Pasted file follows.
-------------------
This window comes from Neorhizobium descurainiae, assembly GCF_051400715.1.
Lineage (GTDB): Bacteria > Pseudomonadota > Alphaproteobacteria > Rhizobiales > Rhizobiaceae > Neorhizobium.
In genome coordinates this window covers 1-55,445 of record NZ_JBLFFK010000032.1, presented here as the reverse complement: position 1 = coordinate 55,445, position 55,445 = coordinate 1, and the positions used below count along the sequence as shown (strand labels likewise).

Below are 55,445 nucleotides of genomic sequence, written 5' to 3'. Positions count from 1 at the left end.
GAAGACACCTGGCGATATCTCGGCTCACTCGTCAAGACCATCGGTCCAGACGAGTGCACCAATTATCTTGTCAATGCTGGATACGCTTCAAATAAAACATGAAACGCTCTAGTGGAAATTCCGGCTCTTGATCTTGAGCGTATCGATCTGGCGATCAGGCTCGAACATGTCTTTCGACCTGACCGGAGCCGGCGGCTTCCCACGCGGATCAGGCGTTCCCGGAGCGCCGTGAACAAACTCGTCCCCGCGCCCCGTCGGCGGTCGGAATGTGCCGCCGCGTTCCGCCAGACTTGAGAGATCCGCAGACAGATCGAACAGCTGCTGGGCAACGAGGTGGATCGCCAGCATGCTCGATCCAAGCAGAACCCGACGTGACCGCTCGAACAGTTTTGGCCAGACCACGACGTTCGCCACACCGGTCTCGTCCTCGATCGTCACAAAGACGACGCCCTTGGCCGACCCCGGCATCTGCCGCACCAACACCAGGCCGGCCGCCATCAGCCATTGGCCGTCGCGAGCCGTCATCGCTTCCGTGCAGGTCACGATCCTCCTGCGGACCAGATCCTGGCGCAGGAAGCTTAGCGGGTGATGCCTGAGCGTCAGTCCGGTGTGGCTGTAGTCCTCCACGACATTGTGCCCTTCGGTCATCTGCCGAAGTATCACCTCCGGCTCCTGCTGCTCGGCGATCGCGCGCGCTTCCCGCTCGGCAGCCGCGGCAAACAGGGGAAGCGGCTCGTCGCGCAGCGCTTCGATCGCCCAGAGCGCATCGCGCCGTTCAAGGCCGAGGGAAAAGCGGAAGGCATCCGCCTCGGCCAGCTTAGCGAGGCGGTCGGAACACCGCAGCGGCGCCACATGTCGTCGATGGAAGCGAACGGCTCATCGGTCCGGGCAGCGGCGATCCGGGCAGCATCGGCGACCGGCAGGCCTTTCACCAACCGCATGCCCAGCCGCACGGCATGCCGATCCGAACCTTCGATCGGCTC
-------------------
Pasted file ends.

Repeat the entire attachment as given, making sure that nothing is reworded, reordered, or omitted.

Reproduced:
This window comes from Neorhizobium descurainiae, assembly GCF_051400715.1.
Lineage (GTDB): Bacteria > Pseudomonadota > Alphaproteobacteria > Rhizobiales > Rhizobiaceae > Neorhizobium.
In genome coordinates this window covers 1-55,445 of record NZ_JBLFFK010000032.1, presented here as the reverse complement: position 1 = coordinate 55,445, position 55,445 = coordinate 1, and the positions used below count along the sequence as shown (strand labels likewise).

Below are 55,445 nucleotides of genomic sequence, written 5' to 3'. Positions count from 1 at the left end.
GAAGACACCTGGCGATATCTCGGCTCACTCGTCAAGACCATCGGTCCAGACGAGTGCACCAATTATCTTGTCAATGCTGGATACGCTTCAAATAAAACATGAAACGCTCTAGTGGAAATTCCGGCTCTTGATCTTGAGCGTATCGATCTGGCGATCAGGCTCGAACATGTCTTTCGACCTGACCGGAGCCGGCGGCTTCCCACGCGGATCAGGCGTTCCCGGAGCGCCGTGAACAAACTCGTCCCCGCGCCCCGTCGGCGGTCGGAATGTGCCGCCGCGTTCCGCCAGACTTGAGAGATCCGCAGACAGATCGAACAGCTGCTGGGCAACGAGGTGGATCGCCAGCATGCTCGATCCAAGCAGAACCCGACGTGACCGCTCGAACAGTTTTGGCCAGACCACGACGTTCGCCACACCGGTCTCGTCCTCGATCGTCACAAAGACGACGCCCTTGGCCGACCCCGGCATCTGCCGCACCAACACCAGGCCGGCCGCCATCAGCCATTGGCCGTCGCGAGCCGTCATCGCTTCCGTGCAGGTCACGATCCTCCTGCGGACCAGATCCTGGCGCAGGAAGCTTAGCGGGTGATGCCTGAGCGTCAGTCCGGTGTGGCTGTAGTCCTCCACGACATTGTGCCCTTCGGTCATCTGCCGAAGTATCACCTCCGGCTCCTGCTGCTCGGCGATCGCGCGCGCTTCCCGCTCGGCAGCCGCGGCAAACAGGGGAAGCGGCTCGTCGCGCAGCGCTTCGATCGCCCAGAGCGCATCGCGCCGTTCAAGGCCGAGGGAAAAGCGGAAGGCATCCGCCTCGGCCAGCTTAGCGAGGCGGTCGGAACACCGCAGCGGCGCCACATGTCGTCGATGGAAGCGAACGGCTCATCGGTCCGGGCAGCGGCGATCCGGGCAGCATCGGCGACCGGCAGGCCTTTCACCAACCGCATGCCCAGCCGCACGGCATGCCGATCCGAACCTTCGATCGGCTC